A Texas doctor will receive $4.9 million as a reward for blowing the whistle on seven ambulance industry defendants who allegedly paid kickbacks to municipal entities in several states in exchange for lucrative ambulance business. The alleged kickbacks violated the federal Anti-Kickback Statute, which prohibits offering, paying, soliciting or receiving remuneration in order to induce referrals. The scheme allegedly resulted in false claims being submitted to Medicare and Medicaid, which violated the False Claims Act.
"When hospices increase their bottom lines by billing taxpayers for unneeded services, they are diverting money from vulnerable, terminally-ill individuals," said a spokesperson for the U.S. Department of Health and Human Services Office of the Inspector General. "Worse yet, these patients may not be receiving care for medical needs that would otherwise be covered in a non-hospice setting."
Livingston Regional Hospital, LLC, of Tennessee has agreed to settle a False Claims Act case brought against it in federal court. It will resolve the allegations for $784,000. The hospital is owned by LifePoint Health, Inc., which operates hospitals across the U.S.
A company called Healogics, Inc., has agreed to settle False Claims Act allegations for up to $22.51 million. The Florida company, which manages almost 700 hospital-based wound care centers nationwide, is accused of knowingly causing their wound care centers to falsely bill Medicare for hyperbaric oxygen ("HBO") therapy that was either unreasonable or medically unnecessary.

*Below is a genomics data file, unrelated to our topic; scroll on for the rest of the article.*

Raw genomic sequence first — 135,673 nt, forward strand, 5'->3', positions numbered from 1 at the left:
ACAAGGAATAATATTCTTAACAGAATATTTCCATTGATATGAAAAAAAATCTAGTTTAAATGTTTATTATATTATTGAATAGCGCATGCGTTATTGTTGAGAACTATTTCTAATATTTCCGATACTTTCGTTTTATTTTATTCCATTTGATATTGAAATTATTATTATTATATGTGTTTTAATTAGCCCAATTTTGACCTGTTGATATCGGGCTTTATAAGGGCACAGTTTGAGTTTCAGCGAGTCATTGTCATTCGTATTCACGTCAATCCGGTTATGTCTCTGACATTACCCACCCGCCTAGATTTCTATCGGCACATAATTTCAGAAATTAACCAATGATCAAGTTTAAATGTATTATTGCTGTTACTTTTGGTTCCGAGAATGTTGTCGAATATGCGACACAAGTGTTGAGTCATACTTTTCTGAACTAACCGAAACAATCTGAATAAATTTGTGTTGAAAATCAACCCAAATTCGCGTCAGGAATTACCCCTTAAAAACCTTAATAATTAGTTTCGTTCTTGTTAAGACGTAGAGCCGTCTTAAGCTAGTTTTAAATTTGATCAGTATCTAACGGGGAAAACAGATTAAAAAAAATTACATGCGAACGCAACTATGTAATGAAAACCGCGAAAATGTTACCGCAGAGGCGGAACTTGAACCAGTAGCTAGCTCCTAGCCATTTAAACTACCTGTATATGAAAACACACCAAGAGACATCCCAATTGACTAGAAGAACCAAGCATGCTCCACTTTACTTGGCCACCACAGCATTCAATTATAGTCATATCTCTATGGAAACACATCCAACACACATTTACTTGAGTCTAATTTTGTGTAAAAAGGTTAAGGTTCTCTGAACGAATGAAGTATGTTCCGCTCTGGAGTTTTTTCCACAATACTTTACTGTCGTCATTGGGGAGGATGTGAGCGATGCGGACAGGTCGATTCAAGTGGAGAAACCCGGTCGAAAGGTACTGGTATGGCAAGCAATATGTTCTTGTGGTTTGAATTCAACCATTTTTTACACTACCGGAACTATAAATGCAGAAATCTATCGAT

Skilled nursing facilities are in a position of trust. Especially when Medicare and Medicaid are involved, some nursing home patients are vulnerable. To protect them and the American taxpayer, their care should always be directed by their medical needs; never by the financial interests of the nursing home.
The Justice Department and six U.S. states have joined a whistleblower's lawsuit against Insys Therapeutics, Inc. In the lawsuit, the drug maker is accused of trying to make more profit on Subsys, a spray form of the opioid fentanyl, by paying kickbacks to induce doctors to prescribe the drug. It is also accused of knowingly having insurers and federal healthcare programs to pay for Subsys when it was not medically necessary.
Respiratory equipment supplier Rotech Healthcare, Inc., has agreed to settle False Claims Act Allegations for $9.68 million. Moreover, as part of the settlement agreement, the company admits that it knowingly billed Medicare for portable oxygen tanks (contents) that patients didn't need or use -- and regardless of whether the tanks were actually delivered.
A former Alere Inc. employee who blew the whistle on the medical device manufacturer will receive approximately $5.6 million as a reward. The former senior quality control analyst exposed millions of dollars in false claims against Medicare, Medicaid and other federal healthcare programs.
A private, for-profit hospice provider and its CEO have agreed to settle False Claims Act allegations brought by the federal government. The company and its head have agreed to pay $1,240,000 to resolve claims that they fraudulently billed Medicare and Medicaid.
Orthopaedic and Neuro Imaging LLC (ONI) and its owner were accused of submitting some $6,125,947.13 in false claims to Medicare. A default judgment has been issued against them. Generally, a default judgment is entered when defendants fail to defend themselves in court.